Sindhu one of the toughest players to face: Tai Tzu Ying
Chinese Taipei’s Tai Tzu Ying is excited about one particular thing on her visit to India. “I am looking forward to eating dosas,” she said. Apart from feasting on the south Indian delicacy, the world No. 2 shuttler has other important plans too as she gears up to represent Bengaluru Raptors as the costliest foreign player in the fifth season of the Premier Badminton League (PBL) beginning in Chennai from Monday.
In a hectic Olympic year where every tiny window of rest is worth its weight in gold, Tai Tzu—coming off a final appearance at the Malaysia Masters—wants to remain at the peak of her prowess. “As a badminton player, I need to keep enjoying and stay connected with the game,” the 25-year-old said. “Coming to play PBL this season was a decision to utilise this gap constructively and play matches in India. With many players participating here who we play all year along in the circuit, I am sure this will not only help me to stay at the top of my game but also enjoy the colour, fun and warmth that comes along with PBL.”
Tai Tzu knows a thing or two about staying at the top, perhaps more than anybody else. Ever since she managed to scale the top of the world rankings in December 2016 at the age of 22, she has only budged ever so slightly. Tai Tzu lost her No. 1 spot for a couple of weeks in 2018, setting a record last year for most accumulated weeks (125) as the top-ranked BWF women’s singles player. It is only since July 2019 that her stranglehold on rankings has seen competition, with Chinese Chen Yu Fei currently holding the torch.
For a player who has been at the top of her game over the last three years, it is ironic that Tai Tzu doesn’t believe in numbers. “Numbers and rankings don’t really matter to me that much. I am a very simple person who just loves to play badminton and enjoy life and be happy. The rest will happen, and I also know that nothing remains permanent,” she said.
If simplicity is her mantra, consistency is her forte. Tai Tzu has clinched 10 titles on the BWF tour in the last couple of years, apart from pocketing the gold at the 2018 Asian Games. Her brutal offensive game can put even the most in-form players off their games, and Tai Tzu is aware that the key to her consistency is not dropping her own guard. “As long as I can keep a check on my mistakes, I know I can win matches. The mistakes that I make are absolutely basic. Generally, people don’t make them but, in my case, I tend to make more of such basic mistakes. So, if I can keep a check on them, then the results follow. Fitness is equally important as well as we have frequent matches to play,” she said.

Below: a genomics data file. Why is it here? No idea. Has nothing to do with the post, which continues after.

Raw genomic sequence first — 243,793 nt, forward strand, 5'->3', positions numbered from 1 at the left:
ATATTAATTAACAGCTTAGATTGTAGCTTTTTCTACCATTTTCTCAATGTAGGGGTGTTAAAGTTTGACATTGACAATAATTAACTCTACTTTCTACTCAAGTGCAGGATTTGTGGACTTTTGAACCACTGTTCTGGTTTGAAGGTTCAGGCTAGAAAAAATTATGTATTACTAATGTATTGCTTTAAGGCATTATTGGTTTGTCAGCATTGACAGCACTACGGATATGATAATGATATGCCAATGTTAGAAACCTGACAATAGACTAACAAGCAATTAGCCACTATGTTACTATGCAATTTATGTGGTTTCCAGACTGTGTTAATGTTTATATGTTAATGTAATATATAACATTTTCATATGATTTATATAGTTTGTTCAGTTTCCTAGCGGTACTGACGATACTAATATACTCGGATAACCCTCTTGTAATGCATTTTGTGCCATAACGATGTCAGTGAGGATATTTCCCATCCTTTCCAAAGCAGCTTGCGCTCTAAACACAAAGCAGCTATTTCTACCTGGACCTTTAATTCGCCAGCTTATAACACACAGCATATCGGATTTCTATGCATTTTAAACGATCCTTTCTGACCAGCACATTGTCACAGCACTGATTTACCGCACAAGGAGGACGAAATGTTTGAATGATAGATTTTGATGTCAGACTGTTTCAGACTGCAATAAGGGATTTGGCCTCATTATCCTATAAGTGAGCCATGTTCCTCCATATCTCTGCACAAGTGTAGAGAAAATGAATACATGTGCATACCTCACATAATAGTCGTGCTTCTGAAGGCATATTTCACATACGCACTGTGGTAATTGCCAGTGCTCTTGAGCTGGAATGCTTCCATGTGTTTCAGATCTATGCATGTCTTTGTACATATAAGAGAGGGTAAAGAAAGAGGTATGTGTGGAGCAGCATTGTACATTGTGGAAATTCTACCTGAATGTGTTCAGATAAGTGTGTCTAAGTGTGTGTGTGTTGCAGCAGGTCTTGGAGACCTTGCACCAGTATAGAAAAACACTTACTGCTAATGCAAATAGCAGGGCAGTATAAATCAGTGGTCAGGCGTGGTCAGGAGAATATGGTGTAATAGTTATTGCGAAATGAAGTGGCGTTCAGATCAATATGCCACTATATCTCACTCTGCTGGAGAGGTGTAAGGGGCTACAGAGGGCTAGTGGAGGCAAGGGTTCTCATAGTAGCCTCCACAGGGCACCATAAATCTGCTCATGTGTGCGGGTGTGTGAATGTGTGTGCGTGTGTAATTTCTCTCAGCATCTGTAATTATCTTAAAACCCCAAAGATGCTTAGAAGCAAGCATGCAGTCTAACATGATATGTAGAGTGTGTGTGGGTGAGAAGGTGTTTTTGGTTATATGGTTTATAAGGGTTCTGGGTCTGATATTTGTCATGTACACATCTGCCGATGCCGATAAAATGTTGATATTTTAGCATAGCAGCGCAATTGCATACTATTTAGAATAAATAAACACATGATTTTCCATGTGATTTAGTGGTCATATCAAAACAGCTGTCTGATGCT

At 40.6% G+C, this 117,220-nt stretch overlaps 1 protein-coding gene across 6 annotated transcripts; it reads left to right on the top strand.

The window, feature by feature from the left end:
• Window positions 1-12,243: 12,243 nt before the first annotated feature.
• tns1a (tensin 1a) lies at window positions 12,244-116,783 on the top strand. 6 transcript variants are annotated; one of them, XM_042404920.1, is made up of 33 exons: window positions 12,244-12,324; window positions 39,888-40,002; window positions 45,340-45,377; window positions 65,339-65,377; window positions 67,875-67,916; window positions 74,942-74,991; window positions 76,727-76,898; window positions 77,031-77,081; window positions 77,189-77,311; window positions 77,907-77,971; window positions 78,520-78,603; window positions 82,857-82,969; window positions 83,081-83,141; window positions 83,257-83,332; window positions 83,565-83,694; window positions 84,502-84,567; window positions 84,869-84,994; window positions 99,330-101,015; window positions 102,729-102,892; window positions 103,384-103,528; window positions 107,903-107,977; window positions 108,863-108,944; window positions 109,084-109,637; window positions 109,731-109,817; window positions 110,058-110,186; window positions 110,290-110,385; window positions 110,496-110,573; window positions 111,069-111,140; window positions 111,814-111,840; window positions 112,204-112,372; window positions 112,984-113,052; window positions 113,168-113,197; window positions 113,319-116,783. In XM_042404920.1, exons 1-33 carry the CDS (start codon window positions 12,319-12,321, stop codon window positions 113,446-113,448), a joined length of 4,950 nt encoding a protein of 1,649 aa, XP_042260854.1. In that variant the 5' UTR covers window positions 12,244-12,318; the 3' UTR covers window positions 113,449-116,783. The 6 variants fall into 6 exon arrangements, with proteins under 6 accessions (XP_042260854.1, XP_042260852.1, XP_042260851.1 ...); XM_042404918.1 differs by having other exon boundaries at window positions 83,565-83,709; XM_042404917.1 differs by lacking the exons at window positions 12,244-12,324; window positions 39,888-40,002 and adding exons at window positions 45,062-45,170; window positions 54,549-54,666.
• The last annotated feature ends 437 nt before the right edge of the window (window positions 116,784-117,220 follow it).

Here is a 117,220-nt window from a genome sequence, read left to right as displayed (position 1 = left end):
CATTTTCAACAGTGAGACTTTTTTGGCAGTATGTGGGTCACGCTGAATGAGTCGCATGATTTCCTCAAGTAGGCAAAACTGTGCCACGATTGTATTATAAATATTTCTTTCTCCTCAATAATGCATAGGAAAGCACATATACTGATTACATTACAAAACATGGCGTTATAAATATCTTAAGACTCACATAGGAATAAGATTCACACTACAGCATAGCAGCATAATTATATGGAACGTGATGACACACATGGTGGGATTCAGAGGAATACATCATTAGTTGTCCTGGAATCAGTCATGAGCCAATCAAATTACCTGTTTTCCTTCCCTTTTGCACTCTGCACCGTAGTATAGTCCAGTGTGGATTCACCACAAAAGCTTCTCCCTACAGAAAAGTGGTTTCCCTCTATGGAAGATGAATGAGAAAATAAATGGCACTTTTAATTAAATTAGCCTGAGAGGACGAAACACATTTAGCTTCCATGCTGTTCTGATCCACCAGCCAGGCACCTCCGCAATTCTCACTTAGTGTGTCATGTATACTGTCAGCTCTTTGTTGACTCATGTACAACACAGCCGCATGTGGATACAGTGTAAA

It will be more crucial this year, with the 2020 Tokyo Olympics in sight. And for all the triumphs, titles and supremacy that Tai Tzu has tasted in her glittering career so far, an Olympic medal remains elusive. “I want to win the Olympic medal and I am working hard towards it,” she said. “My training has been good; thrice a day on-court training along with two hours a day of gym training. And this is how I have train usually, so there is nothing special in the build-up to the Olympics. But I am training hard, both on court and fitness wise. I give equal importance to mental and physical well-being, so I am working on all aspects,” she added.
In the 2016 Rio Games, she was blown away by a rampaging PV Sindhu in the pre-quarterfinals, and their rivalry has only grown since. Although the Chinese Taipei enjoys a 12-5 head to head record against the Indian, Sindhu tends to solve the Tai Tzu puzzle in the big tournaments, most recently being in the 2019 World Championships. It is hardly a surprise, thus, that Tai Tzu regards Sindhu has one of her most challenging rivals.
“She (Sindhu) is a tough player. Her hard smashes are difficult to return and she utilises her height and power to her advantage. She is definitely one of the toughest players to face. We have had many close matches, where she used her height and power and that is what makes her a difficult player,” she said.
The two are also set to clash in the PBL this season, for which Tai Tzu was purchased by Bengaluru Raptors for R77 lakh, making her the costliest buy at the auctions. Not that the high price tag puts an additional burden on Tai Tzu. “Well, I am grateful that people think that they can spend so much (money) on me. But pressure is something that doesn’t happen to me. PBL matches are a team format, so it is an equal responsibility for players that we play to win for the team and not just our own game. My coaches used to say back in my early days: there are many who are training out there and I just happen to be a bit more talented, that is it. So for me, I just go out there and enjoy my badminton,” she said.
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